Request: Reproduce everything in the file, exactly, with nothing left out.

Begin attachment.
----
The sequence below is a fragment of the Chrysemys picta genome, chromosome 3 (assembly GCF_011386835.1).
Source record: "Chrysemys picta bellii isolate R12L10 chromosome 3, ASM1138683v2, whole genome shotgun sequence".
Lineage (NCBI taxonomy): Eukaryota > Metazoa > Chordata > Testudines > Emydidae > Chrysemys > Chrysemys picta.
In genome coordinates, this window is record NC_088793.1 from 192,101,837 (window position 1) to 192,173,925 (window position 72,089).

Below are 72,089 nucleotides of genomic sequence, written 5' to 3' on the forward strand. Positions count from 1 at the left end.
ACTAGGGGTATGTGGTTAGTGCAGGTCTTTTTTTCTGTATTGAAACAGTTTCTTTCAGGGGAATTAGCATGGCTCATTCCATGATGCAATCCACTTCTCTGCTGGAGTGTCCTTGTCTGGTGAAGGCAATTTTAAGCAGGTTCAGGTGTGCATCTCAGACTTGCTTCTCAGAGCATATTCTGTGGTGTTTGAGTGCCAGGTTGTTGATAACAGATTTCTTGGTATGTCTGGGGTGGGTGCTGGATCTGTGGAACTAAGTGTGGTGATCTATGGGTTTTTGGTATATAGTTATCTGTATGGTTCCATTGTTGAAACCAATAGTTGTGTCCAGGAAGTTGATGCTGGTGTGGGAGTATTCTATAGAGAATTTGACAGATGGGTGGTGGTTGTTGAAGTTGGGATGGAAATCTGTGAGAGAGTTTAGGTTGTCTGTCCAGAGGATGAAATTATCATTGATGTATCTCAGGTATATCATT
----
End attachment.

The sequence below is a fragment of the Chrysemys picta genome, chromosome 3 (assembly GCF_011386835.1).
Source record: "Chrysemys picta bellii isolate R12L10 chromosome 3, ASM1138683v2, whole genome shotgun sequence".
Lineage (NCBI taxonomy): Eukaryota > Metazoa > Chordata > Testudines > Emydidae > Chrysemys > Chrysemys picta.
In genome coordinates, this window is record NC_088793.1 from 192,101,837 (window position 1) to 192,173,925 (window position 72,089).

Below are 72,089 nucleotides of genomic sequence, written 5' to 3' on the forward strand. Positions count from 1 at the left end.
ACTAGGGGTATGTGGTTAGTGCAGGTCTTTTTTTCTGTATTGAAACAGTTTCTTTCAGGGGAATTAGCATGGCTCATTCCATGATGCAATCCACTTCTCTGCTGGAGTGTCCTTGTCTGGTGAAGGCAATTTTAAGCAGGTTCAGGTGTGCATCTCAGACTTGCTTCTCAGAGCATATTCTGTGGTGTTTGAGTGCCAGGTTGTTGATAACAGATTTCTTGGTATGTCTGGGGTGGGTGCTGGATCTGTGGAACTAAGTGTGGTGATCTATGGGTTTTTGGTATATAGTTATCTGTATGGTTCCATTGTTGAAACCAATAGTTGTGTCCAGGAAGTTGATGCTGGTGTGGGAGTATTCTATAGAGAATTTGACAGATGGGTGGTGGTTGTTGAAGTTGGGATGGAAATCTGTGAGAGAGTTTAGGTTGTCTGTCCAGAGGATGAAATTATCATTGATGTATCTCAGGTATATCATT